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Greenwich Daily Voice serves Greenwich, CT
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Greenwich Shelter: Pets Become Victims of Economy

GREENWICH, Conn. – Blackie, a playful dog at Adopt-A-Dog Greenwich, is only 3 years old, but he is blind because of a diabetic condition. When his owner could no longer keep up with the medical expenses, Blackie became one of the growing number of animals that are victims of the economic downturn.

“His owner loved this dog, but he could not afford the daily insulin shots, certainly not a cataract surgery, and he’s on a special prescription diet,” said Allyson Halm, executive director of Adopt-A-Dog Greenwich. “In this economy, medical issues become very questionable for people to take on.”

Blackie’s owner is among the more than 20 percent of people who leave dogs in shelters who adopted them from shelters, according to the National Council on Pet Populations Study and Policy.

“We’ve been getting more and more calls by people who are surrendering their dogs because of the costs,” said Halm. “We will assist if we can, because it’s cheaper to keep the dog in the home than to keep it in the shelter. The animals have absolutely raised our expenses.”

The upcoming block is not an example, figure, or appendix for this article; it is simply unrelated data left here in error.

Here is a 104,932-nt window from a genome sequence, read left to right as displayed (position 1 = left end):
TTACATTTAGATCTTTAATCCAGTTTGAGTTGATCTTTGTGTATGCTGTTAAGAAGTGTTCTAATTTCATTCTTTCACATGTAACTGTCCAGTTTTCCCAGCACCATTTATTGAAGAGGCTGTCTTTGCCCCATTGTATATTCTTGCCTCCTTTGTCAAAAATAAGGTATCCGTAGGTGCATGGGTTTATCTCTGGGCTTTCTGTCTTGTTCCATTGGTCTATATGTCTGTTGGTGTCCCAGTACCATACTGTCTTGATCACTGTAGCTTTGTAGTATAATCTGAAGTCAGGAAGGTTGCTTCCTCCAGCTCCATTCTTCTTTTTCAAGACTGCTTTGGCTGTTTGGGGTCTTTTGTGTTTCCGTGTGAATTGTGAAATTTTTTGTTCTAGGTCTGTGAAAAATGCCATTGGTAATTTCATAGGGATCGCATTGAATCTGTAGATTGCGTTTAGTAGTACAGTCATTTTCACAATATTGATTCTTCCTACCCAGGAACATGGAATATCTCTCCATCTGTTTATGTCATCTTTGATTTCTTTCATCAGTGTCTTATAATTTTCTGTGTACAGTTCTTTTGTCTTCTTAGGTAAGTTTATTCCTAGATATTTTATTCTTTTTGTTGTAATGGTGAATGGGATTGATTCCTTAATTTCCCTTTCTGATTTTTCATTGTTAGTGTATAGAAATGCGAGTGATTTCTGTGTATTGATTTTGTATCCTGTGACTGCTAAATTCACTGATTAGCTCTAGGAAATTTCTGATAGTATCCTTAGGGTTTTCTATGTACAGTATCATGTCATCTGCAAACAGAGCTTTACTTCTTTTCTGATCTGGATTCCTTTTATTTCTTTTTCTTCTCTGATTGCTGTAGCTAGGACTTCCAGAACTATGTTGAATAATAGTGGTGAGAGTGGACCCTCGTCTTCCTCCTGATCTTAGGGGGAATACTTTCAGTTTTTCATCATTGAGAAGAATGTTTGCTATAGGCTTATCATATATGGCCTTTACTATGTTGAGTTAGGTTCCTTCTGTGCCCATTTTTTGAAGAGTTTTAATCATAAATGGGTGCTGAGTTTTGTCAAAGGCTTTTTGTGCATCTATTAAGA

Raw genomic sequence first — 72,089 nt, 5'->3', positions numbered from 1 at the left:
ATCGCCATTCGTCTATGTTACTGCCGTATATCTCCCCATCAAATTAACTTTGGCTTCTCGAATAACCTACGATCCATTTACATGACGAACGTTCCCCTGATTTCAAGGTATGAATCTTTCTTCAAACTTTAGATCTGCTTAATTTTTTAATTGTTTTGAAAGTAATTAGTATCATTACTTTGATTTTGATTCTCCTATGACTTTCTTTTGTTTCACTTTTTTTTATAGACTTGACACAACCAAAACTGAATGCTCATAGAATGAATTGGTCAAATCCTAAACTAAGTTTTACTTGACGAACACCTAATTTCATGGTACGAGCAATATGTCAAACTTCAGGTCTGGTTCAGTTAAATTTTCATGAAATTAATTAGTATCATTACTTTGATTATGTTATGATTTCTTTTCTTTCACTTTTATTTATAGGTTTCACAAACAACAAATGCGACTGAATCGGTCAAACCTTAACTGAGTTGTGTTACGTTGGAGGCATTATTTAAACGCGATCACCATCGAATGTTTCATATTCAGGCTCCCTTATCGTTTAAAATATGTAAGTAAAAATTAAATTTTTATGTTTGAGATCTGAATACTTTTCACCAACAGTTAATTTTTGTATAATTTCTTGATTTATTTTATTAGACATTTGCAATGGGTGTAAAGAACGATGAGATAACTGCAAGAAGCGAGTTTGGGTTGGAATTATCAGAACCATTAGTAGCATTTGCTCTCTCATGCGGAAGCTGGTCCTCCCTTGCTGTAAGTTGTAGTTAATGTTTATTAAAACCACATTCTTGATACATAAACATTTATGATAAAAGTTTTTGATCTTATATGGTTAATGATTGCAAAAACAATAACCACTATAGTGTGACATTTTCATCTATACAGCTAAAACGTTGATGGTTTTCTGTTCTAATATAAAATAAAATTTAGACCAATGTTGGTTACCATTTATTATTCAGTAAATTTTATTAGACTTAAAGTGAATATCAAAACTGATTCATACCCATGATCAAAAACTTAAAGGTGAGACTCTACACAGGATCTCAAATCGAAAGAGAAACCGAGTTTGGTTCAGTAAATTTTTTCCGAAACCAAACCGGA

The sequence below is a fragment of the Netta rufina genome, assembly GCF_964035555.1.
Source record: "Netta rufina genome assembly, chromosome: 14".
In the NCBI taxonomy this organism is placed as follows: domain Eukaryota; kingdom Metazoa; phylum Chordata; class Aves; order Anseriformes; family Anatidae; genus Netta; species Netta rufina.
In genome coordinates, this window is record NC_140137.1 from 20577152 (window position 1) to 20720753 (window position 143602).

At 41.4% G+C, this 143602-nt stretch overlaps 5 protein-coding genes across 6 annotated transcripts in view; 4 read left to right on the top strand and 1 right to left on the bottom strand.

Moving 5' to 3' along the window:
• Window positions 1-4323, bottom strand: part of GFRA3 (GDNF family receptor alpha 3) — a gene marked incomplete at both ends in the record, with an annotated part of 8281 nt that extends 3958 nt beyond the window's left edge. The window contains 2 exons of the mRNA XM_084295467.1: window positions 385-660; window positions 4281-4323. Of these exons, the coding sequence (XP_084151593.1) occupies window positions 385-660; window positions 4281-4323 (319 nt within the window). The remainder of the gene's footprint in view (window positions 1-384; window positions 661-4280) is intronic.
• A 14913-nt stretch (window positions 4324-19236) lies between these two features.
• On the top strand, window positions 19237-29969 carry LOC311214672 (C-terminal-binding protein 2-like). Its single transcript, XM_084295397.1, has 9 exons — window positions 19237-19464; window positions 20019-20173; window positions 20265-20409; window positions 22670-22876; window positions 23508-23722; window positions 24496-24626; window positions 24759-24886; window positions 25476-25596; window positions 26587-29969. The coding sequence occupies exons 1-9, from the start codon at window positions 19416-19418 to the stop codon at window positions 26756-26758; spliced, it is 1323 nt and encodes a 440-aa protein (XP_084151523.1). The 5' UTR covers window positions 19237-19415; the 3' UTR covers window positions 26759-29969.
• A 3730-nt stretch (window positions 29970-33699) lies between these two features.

Halm said the shelter tries to assist owners by getting the animals spayed or finding veterinarians who can give owners a break on pricey surgeries.

According to the American Society for the Prevention of Cruelty to Animals , pet owners incur, on average, nearly $1,500 to $2,000 a year for food and medical care. For animals such as Jack, a 1-year-old Boxer who was found as a stray with many medical conditions, costs are even higher.

He came to the Adopt-A-Dog shelter from Yonkers, N.Y. suffering from parasites, ear infections and mange, a parasitic skin disease. Though playful and energetic, Jack is also severely underweight.

Animal shelters and rescue groups across the country are seeing an increase in surrendered animals as people struggle with their own living arrangements, according to the American Humane Association .

Owners need to consider costs and living situations before adopting pets, Halm says, because animal shelters do not always have space. Adopt-A-Dog often has to turn away animals that are senior or have too many medical needs. “If we fill the shelter with dogs who can’t be adopted, it conflicts with our mission to help dogs find good homes, rather than harbor them,” she said.

To learn more about the shelter, call Adopt-A-Dog at 203-629-9494 or visit Adopt-A-Dog at 23 Cox Ave., Armonk, N.Y. Adopt-A-Dog is a nonprofit that serves Connecticut and New York.

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